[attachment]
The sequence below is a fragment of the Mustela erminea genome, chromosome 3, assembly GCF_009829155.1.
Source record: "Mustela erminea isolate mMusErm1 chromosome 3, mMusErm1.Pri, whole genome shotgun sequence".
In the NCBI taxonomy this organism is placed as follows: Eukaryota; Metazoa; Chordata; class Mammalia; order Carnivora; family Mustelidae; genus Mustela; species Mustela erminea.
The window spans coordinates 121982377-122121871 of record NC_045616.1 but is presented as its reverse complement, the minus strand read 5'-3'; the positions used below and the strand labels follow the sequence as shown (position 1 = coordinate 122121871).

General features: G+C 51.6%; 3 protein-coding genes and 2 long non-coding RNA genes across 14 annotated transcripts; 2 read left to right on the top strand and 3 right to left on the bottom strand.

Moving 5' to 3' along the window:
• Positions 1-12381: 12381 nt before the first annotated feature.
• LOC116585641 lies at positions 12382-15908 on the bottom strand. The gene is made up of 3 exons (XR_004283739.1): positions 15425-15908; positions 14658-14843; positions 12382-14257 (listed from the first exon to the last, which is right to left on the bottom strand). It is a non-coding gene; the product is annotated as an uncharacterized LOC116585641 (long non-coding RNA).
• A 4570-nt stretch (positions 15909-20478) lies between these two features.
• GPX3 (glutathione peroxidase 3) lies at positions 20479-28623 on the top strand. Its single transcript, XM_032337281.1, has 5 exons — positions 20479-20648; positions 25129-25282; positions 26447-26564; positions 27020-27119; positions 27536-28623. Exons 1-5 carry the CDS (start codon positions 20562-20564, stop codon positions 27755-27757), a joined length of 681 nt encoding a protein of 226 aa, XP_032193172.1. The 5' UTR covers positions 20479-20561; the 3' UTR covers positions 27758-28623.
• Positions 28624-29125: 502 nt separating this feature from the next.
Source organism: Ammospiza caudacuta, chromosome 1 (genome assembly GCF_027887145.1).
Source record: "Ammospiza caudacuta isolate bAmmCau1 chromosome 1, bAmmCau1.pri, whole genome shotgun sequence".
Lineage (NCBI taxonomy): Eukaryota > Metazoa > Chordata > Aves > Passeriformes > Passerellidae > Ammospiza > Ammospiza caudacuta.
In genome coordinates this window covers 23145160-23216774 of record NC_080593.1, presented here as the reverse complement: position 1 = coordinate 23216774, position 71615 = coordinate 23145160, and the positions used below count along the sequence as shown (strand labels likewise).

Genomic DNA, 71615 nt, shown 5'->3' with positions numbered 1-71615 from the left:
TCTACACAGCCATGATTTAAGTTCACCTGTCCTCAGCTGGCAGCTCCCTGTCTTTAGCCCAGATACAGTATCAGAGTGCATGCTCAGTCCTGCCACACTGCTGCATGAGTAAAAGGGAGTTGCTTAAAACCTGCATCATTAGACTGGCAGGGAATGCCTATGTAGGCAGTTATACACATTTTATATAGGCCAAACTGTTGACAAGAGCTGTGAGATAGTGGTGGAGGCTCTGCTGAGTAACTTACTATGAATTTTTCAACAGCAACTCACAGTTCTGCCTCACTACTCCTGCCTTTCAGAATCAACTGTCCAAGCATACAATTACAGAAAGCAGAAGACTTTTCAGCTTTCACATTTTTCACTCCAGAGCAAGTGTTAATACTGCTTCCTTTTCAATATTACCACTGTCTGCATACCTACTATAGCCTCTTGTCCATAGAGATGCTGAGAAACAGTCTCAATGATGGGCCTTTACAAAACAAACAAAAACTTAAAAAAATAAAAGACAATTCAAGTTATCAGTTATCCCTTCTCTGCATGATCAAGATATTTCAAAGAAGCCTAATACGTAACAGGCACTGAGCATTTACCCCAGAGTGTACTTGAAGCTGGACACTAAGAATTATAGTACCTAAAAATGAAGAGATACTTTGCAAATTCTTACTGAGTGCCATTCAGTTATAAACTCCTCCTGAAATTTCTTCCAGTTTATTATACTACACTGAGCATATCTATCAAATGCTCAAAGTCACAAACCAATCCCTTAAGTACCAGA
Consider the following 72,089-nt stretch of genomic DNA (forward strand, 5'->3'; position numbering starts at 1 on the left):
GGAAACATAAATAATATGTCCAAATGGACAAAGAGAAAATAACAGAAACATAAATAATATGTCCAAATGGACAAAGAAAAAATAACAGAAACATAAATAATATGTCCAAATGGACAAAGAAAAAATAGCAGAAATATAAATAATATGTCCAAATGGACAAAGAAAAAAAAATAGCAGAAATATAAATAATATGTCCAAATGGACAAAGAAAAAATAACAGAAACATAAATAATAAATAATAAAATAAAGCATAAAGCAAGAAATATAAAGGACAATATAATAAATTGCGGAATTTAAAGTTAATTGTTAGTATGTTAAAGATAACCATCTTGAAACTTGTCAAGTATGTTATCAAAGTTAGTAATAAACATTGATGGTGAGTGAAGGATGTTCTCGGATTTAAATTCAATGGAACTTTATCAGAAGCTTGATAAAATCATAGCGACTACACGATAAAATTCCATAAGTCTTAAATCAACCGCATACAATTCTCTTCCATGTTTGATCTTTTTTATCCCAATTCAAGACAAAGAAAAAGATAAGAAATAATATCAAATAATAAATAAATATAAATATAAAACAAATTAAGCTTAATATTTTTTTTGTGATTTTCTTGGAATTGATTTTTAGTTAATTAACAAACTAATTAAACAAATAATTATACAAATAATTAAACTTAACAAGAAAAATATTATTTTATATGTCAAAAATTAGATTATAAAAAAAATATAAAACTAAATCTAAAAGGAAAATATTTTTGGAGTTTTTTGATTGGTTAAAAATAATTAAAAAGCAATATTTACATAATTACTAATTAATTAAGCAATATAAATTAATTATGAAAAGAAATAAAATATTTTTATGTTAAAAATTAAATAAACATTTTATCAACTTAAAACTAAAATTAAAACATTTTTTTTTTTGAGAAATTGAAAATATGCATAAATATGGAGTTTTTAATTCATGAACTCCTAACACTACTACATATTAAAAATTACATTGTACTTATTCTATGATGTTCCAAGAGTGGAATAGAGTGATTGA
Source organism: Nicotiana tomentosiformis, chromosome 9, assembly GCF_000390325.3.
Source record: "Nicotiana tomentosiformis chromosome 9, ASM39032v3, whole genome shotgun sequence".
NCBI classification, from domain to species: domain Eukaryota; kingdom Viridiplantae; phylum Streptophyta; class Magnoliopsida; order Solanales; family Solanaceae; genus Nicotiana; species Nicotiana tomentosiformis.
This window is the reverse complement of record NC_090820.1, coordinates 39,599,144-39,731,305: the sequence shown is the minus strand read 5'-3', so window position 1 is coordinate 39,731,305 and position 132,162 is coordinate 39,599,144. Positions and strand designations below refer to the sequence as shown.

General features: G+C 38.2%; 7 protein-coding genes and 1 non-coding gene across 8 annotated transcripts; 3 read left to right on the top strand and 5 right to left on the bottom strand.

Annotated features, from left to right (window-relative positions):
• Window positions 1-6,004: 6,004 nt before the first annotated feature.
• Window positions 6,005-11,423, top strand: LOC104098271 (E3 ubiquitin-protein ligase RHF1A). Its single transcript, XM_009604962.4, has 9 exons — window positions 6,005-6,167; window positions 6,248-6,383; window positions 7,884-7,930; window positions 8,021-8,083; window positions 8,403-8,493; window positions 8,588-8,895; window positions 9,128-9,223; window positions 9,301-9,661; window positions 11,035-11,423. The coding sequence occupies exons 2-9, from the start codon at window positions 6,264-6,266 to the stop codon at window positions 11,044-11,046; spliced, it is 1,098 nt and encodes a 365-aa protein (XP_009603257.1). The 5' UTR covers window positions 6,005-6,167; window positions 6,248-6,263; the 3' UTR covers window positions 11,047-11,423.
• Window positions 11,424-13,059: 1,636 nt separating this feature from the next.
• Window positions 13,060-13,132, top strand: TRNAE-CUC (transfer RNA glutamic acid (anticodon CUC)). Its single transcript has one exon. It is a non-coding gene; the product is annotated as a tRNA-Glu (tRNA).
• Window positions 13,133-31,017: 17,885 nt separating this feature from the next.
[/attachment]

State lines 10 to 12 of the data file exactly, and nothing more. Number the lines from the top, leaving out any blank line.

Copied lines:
• GPX3 (glutathione peroxidase 3) lies at positions 20479-28623 on the top strand. Its single transcript, XM_032337281.1, has 5 exons — positions 20479-20648; positions 25129-25282; positions 26447-26564; positions 27020-27119; positions 27536-28623. Exons 1-5 carry the CDS (start codon positions 20562-20564, stop codon positions 27755-27757), a joined length of 681 nt encoding a protein of 226 aa, XP_032193172.1. The 5' UTR covers positions 20479-20561; the 3' UTR covers positions 27758-28623.
• Positions 28624-29125: 502 nt separating this feature from the next.
Source organism: Ammospiza caudacuta, chromosome 1 (genome assembly GCF_027887145.1).